Nothing new that has cropped up since I first saw Eataly in NYC has come near to matching what it offers. I await with bated breath to see what Antony Bourdain does with his new concept because I know he understands the levers that make great food experiences and combining that with his passion for street food will undoubtedly add up to something more real and tasty than any of these new breeds. I look forward to that.

Those clever people at Eataly have done it again, this time in Chicago.

Eataly Turin produce section with the salad bar adjacent to the produce display

Eataly Turin produce section with the salad bar adjacent to the produce display

I first discovered the concept when H and I were doing a case study for M&S on the original Turin site. The old vermouth factory adjacent to the building that houses the Salone del Gusto was a vast space housing all the necessary zones to showcase the best of the slow food movement. Founder Carlo Petrini of the Slow Food Movement created Eataly with local businessman Oscar Farinetti as a place that would support the sale of all the local slow food producers but in a more commercial environment.

The unique element of the concept was combining the ability to buy the product there to take home or to have a massive team of chefs on hand who were creating dishes to eat in. This juxtaposition of the raw material and the finished product was handled with inimitable Italian style so that the whole experience was one of food discovery, showcasing the best producers and their wares.

To be fair, not everything was perfect and during the morning and afternoon, the somewhat empty space was cold and aloof in places just feeling unconnected but when the Italians came in for lunch or dinner, the place transformed into one which was vibrant and inspiring.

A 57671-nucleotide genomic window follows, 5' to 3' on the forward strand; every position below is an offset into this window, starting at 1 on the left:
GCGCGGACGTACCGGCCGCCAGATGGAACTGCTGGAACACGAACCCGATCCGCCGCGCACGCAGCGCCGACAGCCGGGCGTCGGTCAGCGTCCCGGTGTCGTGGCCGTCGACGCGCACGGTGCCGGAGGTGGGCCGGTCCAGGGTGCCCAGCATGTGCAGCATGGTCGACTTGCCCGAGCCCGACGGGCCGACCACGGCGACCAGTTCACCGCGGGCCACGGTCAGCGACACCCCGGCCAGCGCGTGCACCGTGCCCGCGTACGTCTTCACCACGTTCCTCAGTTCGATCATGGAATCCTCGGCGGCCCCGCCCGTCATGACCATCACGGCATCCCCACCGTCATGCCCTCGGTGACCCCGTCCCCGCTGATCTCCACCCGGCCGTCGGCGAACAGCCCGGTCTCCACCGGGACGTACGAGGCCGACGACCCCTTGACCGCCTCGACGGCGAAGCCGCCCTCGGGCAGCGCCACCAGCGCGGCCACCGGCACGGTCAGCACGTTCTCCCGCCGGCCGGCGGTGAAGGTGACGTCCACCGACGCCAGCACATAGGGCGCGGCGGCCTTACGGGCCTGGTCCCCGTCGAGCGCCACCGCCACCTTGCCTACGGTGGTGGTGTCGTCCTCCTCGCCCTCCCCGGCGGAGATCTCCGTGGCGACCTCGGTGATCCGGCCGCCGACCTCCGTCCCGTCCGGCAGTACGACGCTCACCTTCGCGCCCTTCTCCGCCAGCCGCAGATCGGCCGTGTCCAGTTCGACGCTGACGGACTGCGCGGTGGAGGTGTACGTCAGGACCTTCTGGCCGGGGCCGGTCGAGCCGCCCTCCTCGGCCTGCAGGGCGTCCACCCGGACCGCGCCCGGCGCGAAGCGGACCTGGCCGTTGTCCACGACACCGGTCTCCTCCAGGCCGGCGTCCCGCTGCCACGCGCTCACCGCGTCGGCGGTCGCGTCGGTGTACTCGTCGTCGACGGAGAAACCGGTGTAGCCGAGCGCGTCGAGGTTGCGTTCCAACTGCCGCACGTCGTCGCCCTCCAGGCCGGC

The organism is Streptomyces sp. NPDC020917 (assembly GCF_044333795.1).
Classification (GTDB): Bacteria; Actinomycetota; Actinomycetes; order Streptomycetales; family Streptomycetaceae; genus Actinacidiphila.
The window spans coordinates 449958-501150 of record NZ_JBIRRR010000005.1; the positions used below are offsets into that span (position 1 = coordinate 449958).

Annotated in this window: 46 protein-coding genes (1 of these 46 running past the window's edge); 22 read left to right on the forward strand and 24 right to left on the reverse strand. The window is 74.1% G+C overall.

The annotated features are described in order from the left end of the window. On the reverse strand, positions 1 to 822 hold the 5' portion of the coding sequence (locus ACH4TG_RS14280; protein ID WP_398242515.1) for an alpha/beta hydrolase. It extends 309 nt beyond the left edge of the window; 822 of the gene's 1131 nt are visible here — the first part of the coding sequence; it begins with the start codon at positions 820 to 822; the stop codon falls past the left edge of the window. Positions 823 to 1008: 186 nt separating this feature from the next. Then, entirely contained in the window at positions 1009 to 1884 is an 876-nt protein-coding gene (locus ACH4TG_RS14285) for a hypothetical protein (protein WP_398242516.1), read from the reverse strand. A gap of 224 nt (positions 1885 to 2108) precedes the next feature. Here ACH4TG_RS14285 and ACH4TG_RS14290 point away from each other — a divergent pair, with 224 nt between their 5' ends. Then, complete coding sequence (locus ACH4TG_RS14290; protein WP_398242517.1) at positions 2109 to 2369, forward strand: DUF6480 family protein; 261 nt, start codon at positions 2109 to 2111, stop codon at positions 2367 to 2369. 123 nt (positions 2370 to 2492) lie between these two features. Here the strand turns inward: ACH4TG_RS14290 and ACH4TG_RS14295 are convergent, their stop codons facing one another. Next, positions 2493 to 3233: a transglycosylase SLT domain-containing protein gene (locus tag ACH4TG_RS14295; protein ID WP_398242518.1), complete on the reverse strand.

Seasonal produce in the New York shop

Seasonal produce in the New York shop

Enter Mario Batali and the Bastianich crew in the US. In partnering with these guys, the Eataly concept got a new lease of life translating the principles into a central New York hub which addressed the coldness and vast space by the very fact it was centrally located in the Flat Iron district. What the Americans did was add in a pace that simply didn’t exist in Italy. From morning to night, this place is packed. There is a constant buzz around each area that is much more sporadic in Italy. The preparation, cooking and eating in seems to have a new lease of life either at the stand up tables central to the deli area, or alternatively in the well regarded restaurant and everything in between.

New Yorkers stand and snack in the deli zone

New Yorkers stand and snack in the deli zone

Making fresh pasta in store

Making fresh pasta in store

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Design wise, there are things I would do differently, but you really can’t criticise. Everywhere you turn, there are people making products in front of you and the displays are inviting and abundant. It was inevitable that this formula would go further and further, and a couple of weeks ago Chicago opened. Sited on two floors, this is the next evolution and one that is going from strength the strength. There is a new nutella bar to indulge in and a nice balance of space with a central atrium which gives it more breathing space than NYC.